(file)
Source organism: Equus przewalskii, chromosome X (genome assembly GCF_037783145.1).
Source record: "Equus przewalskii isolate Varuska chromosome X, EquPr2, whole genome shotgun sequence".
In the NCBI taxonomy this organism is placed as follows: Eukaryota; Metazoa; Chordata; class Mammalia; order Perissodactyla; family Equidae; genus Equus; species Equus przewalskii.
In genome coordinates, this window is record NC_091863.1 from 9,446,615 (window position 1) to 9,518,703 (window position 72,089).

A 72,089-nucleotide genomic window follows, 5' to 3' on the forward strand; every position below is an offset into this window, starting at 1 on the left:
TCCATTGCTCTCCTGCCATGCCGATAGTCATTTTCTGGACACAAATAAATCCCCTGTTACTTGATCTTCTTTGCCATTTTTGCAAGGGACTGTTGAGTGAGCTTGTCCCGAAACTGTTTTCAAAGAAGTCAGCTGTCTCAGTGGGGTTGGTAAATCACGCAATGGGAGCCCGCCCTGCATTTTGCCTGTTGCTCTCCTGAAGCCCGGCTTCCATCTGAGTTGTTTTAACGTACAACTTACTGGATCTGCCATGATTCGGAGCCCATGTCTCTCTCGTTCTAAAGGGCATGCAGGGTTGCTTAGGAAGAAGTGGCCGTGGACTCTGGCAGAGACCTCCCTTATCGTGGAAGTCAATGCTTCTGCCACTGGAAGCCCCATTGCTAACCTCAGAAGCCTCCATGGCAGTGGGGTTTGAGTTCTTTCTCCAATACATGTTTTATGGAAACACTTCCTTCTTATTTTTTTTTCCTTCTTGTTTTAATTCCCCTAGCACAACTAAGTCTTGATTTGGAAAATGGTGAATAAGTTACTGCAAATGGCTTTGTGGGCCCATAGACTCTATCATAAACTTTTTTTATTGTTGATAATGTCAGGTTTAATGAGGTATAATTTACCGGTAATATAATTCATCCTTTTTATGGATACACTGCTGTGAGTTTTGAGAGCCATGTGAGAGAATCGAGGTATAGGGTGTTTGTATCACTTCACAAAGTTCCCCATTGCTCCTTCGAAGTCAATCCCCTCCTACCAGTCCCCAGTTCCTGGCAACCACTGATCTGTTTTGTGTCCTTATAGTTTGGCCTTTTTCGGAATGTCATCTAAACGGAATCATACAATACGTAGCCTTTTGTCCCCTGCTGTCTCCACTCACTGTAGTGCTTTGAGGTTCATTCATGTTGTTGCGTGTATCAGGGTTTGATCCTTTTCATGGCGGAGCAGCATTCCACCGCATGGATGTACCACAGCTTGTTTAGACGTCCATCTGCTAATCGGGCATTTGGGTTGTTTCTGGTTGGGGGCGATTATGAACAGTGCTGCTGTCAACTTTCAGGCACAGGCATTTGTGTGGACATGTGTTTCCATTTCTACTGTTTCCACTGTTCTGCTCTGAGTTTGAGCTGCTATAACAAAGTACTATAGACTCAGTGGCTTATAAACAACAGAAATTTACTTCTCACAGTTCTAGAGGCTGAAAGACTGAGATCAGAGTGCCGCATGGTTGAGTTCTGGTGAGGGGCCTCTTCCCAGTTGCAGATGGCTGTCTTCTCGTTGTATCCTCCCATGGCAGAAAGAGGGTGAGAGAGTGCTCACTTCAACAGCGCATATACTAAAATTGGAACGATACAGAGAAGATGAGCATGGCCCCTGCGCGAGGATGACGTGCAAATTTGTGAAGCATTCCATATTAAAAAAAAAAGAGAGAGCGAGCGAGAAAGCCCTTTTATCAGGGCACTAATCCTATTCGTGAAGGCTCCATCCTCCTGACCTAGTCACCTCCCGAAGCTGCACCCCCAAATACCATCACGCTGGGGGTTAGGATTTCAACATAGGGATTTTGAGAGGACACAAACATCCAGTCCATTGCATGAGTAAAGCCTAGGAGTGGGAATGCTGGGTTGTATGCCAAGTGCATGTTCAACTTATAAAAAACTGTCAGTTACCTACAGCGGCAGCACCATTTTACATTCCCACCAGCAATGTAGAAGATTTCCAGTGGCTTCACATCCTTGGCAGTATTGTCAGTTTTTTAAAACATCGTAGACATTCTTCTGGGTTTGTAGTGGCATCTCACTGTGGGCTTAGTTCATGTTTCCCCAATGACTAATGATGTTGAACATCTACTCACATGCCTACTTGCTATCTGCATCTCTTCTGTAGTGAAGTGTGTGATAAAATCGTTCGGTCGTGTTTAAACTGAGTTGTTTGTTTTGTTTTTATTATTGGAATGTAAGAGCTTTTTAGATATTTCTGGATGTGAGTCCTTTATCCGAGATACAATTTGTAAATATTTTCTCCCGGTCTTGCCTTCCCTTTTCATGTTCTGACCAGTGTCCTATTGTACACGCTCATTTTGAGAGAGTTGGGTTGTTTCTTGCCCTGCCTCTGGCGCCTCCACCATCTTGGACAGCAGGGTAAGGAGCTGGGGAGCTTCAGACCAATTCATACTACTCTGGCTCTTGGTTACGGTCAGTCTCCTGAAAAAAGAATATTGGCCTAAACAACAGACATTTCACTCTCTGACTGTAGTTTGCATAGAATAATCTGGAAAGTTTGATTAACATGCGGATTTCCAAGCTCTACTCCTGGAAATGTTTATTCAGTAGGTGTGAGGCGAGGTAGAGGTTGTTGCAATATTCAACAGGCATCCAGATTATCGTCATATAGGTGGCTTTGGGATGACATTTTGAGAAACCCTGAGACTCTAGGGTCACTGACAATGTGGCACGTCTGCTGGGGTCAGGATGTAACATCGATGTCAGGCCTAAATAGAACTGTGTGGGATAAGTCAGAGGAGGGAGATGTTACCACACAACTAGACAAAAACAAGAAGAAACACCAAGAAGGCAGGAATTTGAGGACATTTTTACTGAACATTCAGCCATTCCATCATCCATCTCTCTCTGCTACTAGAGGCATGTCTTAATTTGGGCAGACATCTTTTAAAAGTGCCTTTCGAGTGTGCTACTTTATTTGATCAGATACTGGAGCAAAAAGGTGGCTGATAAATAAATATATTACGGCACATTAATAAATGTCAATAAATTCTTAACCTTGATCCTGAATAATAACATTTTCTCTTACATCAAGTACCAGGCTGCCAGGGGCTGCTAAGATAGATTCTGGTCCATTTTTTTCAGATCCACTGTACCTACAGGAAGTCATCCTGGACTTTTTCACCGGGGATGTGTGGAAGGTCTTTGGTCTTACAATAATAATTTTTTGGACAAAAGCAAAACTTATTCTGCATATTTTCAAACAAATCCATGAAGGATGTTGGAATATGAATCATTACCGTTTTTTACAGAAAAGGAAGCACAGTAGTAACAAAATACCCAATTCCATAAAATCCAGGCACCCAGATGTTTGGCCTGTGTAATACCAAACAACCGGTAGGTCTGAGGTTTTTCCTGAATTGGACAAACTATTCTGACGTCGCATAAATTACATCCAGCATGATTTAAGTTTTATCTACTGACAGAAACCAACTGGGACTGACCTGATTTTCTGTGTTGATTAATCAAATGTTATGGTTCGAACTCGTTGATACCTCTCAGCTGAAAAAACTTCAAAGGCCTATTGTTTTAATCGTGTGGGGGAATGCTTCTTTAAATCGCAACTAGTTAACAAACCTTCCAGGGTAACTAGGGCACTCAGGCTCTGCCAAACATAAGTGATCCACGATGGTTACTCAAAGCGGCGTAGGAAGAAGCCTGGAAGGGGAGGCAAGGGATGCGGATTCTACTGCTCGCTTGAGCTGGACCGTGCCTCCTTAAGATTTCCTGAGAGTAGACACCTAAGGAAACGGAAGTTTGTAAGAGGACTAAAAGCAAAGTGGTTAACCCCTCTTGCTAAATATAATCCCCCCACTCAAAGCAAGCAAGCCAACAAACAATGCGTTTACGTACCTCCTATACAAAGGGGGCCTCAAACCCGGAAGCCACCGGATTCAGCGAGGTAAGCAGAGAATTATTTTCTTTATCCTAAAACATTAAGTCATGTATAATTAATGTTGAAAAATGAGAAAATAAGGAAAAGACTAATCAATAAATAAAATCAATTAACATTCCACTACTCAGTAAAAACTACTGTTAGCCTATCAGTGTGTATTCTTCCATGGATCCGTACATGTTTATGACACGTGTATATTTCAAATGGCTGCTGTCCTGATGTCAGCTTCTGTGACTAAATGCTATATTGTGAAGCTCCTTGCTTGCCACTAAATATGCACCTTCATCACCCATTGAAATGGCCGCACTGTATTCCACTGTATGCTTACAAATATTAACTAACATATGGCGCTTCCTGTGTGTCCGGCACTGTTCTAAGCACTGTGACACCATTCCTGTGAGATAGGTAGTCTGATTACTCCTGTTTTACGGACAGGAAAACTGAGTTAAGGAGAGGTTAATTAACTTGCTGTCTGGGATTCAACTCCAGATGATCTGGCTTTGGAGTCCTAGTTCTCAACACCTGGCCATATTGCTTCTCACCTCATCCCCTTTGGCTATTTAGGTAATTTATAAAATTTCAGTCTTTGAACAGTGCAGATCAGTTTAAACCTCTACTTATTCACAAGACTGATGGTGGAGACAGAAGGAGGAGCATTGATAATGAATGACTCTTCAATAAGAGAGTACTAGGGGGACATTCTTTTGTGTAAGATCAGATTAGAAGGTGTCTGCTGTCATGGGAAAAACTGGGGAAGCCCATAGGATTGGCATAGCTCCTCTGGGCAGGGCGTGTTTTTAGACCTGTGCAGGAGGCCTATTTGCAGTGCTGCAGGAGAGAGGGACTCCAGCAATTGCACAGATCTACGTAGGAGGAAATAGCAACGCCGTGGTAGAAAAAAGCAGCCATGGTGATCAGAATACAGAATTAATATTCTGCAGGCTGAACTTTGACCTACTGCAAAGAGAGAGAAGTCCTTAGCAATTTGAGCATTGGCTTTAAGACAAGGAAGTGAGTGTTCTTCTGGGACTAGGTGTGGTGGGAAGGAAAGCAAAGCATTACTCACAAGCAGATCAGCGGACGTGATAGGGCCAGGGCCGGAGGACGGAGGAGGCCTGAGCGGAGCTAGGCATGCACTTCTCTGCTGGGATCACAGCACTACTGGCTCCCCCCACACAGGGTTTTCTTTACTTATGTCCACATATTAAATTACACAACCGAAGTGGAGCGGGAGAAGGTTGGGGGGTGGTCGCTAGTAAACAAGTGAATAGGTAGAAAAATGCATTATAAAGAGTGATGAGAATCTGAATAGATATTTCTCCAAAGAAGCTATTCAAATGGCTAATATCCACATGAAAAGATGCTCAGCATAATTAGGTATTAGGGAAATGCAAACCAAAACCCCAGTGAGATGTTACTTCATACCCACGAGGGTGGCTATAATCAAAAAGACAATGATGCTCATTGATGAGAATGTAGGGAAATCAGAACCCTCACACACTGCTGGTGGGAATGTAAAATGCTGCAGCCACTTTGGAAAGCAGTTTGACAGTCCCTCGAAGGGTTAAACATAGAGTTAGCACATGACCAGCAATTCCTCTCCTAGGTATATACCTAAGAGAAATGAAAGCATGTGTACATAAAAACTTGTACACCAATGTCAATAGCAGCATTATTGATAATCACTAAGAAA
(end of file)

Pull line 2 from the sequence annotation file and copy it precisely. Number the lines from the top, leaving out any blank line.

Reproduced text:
Source record: "Equus przewalskii isolate Varuska chromosome X, EquPr2, whole genome shotgun sequence".